We finally made it to election day. It’s been a long haul. So, let’s take a break from politics, kick back a little, and talk beer. Craft beer, the stuff made in small batches, is enjoying a golden age. Both the number of breweries and varieties of beer are multiplying like rabbits. Colorado’s at the center of the action. So today, a trio of stories from CPR’s Zachary Barr about craft beer, which is a 450 million dollar industry in Colorado.

 

Reporter Zachary Barr: Let’s start in Ft Collins, which has 11 craft breweries and more opening soon. And the way many of these entrepreneurs are thinking about beer - it’s straight out of the world of fine wine. They’re brewing it for earthy undertones, or fruity overtones. And so it follows that a single bottle of beer can now cost as much as a bottle of wine. So let’s go to Ft. Collins, where I’m on a mission to find the most expensive beer in town, and perhaps in the state.

 

Shannon and Colin Westcott are the owners of Equinox Brewing. They opened a couple of years ago in downtown Ft. Collins. Equinox is a bar, but it feels a lot more like a coffee shop. It closes early. There are board games and homemade sodas for kids, and not a single television or sports pennant on the walls.  

 

Shannon Westcott: Ok, these are all of our taps, we have 11 taps over here -- then we added this section over here with five because we needed more beers. 

 

All the beer’s made out  back, and costs five dollars a pint. But each year they bottle a special brew that costs more.

 

Colin Westcott: We’re just getting ready to bottle this year’s barleywine, the 2012 barleywine on Friday. 

 

Colin says this special kind of beer is actually like wine - in that it gets better with age.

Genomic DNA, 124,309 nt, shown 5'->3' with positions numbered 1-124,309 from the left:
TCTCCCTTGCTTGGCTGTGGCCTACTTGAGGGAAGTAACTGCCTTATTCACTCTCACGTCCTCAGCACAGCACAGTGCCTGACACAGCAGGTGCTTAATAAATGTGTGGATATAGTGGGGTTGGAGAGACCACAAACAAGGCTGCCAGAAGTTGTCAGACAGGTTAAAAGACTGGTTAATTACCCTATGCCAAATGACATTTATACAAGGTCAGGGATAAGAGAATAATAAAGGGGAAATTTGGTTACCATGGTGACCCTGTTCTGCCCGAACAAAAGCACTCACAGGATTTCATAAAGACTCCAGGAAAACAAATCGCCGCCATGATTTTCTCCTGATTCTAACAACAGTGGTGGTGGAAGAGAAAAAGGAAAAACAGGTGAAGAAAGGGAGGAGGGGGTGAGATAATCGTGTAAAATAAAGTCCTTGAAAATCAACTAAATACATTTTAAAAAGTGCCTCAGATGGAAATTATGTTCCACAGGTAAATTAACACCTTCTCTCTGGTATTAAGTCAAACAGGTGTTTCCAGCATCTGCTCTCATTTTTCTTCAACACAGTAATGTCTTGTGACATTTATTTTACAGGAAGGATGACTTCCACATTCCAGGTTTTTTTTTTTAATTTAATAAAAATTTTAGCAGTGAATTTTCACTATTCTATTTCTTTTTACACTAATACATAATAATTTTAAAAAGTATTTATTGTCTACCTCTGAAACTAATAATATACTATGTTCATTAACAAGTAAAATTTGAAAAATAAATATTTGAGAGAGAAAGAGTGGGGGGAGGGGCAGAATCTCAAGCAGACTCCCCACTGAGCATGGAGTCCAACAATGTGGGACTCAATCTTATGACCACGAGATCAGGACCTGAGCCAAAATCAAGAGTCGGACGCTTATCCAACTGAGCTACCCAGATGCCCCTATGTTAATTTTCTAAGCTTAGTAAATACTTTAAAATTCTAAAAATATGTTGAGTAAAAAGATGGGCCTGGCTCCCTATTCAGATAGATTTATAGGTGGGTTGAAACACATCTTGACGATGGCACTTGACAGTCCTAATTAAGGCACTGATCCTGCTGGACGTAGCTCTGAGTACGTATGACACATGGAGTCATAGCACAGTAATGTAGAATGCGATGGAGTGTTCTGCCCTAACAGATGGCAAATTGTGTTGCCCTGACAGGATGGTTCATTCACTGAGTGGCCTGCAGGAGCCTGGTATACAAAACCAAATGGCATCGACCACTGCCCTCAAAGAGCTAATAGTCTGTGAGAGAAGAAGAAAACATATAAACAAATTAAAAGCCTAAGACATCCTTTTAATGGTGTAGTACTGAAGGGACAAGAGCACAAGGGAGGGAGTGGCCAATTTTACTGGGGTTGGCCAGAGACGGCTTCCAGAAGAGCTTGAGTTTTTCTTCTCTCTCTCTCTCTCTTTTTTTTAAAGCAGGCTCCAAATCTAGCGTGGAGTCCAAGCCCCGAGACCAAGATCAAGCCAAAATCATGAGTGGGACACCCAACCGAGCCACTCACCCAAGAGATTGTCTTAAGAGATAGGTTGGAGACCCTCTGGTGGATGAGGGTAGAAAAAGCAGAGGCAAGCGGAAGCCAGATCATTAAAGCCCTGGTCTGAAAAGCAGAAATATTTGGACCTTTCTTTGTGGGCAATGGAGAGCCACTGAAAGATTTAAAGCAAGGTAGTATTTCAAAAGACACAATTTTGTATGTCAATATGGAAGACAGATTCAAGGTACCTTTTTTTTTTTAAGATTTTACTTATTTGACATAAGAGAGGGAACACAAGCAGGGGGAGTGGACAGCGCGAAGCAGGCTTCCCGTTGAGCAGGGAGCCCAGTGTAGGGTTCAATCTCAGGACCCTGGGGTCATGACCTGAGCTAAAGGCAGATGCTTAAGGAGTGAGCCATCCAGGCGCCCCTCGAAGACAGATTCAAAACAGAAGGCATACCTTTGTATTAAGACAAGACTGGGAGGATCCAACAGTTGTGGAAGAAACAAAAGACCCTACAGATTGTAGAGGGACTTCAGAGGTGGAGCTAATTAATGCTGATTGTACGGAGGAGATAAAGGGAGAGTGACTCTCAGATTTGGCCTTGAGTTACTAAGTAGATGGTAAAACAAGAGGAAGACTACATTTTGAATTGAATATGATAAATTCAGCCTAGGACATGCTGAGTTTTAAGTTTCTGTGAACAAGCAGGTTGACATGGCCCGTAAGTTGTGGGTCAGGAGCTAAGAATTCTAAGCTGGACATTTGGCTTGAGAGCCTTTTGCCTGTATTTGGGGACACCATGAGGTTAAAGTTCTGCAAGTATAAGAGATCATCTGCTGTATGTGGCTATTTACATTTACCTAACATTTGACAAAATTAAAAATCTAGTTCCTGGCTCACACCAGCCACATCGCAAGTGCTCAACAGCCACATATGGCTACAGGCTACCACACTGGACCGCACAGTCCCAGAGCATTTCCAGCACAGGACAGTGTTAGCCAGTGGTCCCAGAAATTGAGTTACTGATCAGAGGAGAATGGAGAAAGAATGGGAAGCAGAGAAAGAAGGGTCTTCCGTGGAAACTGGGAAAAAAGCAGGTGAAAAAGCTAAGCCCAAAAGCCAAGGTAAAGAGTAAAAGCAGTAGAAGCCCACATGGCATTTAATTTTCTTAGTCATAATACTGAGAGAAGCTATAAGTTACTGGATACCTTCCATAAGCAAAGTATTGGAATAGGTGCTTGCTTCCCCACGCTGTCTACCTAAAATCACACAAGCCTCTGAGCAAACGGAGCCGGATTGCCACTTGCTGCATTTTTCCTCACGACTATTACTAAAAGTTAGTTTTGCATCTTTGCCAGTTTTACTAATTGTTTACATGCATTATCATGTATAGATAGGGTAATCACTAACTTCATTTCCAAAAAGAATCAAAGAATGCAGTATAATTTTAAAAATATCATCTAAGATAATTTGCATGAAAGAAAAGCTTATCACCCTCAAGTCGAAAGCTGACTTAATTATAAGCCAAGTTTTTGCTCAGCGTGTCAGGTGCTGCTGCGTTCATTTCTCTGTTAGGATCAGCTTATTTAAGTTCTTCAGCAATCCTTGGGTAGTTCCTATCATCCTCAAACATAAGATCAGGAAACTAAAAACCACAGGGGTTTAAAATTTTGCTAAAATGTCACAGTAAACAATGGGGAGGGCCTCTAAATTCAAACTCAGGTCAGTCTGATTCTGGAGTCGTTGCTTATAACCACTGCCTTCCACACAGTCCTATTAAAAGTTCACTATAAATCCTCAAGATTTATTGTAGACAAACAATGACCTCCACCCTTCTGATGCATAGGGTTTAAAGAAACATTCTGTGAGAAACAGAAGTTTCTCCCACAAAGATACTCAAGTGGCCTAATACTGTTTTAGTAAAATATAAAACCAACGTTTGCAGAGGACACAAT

Colin Westcott: So people can put them in the cellar, they can age them if they like to, so it’s just a special thing that we do. 

 

Reporter: How many do you make? 

 

Colin Westcott: The first year we did 20 cases, last year we did 40 and this year we’re going to do 60. It keeps selling out faster and faster so kinda wanted to make sure everyone can buy some if they want some.

 

Reporter: And how much does it cost?

 

Colin WestcottIt’s ten dollars for a 500ml bottle, which is about 17 ounces. 

 

I don’t know if ten dollars sounds like a lot to you. But consider, for that price, you can buy a dozen Budweisers. Up the road I meet Brad Lincoln at Funkwerks. Another brewery that sells high-end beer in bottles.  

 

Brad Lincoln: So this is the brew-house here, you can see the auger comes in and drops all the grain into this mash kettle. 

 

Brad’s giving us a tour of his new brewery. Funkwerks makes Belgian style beers. 

 

Brad Lincoln: They are very complex,  having a lot of fruity and spicy aromas, and we kinda go a little bit more to towards the spicy side specifically with the Saisson.

 

The Saisson is this brewery’s top seller. It costs ten bucks, but I could spend as much as 15 on other types. 

 

Levi Gose: It’s delicious, it’s worth it. 

 

Levi Gose is from Laramie Wyoming. He’s spending nearly 50 dollars on four bottles

 

Levi Gose: I got some friends who don’t get to experience this beer, and I figure they need to. 

 

And if Levi wants to spend even more, he could visit my next and final stop: Odell Brewing. 

 

Reporter on-scene: So I’m on a search for the most expensive beer in Ft Collins. 

 

Brent Cordle: I think you found it. 

 

That’s Brent Cordle, Odell’s manager of pilot beers. We’re walking into a room called “the barrel cellar.” Experimental beers age in oak barrels stacked two stories high. 

 

Brent Cordle: It’s like another level of beer, flavor you can get from the oak. 

 

These brews are so special, Brent isolates them from all the others. 

 

Brent Cordle: We don’t want em next to each other because they’re going to potentially infect each other. So we can keep the clean beers outside of this barrel room; this is our wild beer cellar. 

 

Reporter on-scene: Meaning that the odor from the regular beer could actually permeate the fancy beer? 

 

Brent Cordle: Yes, exactly.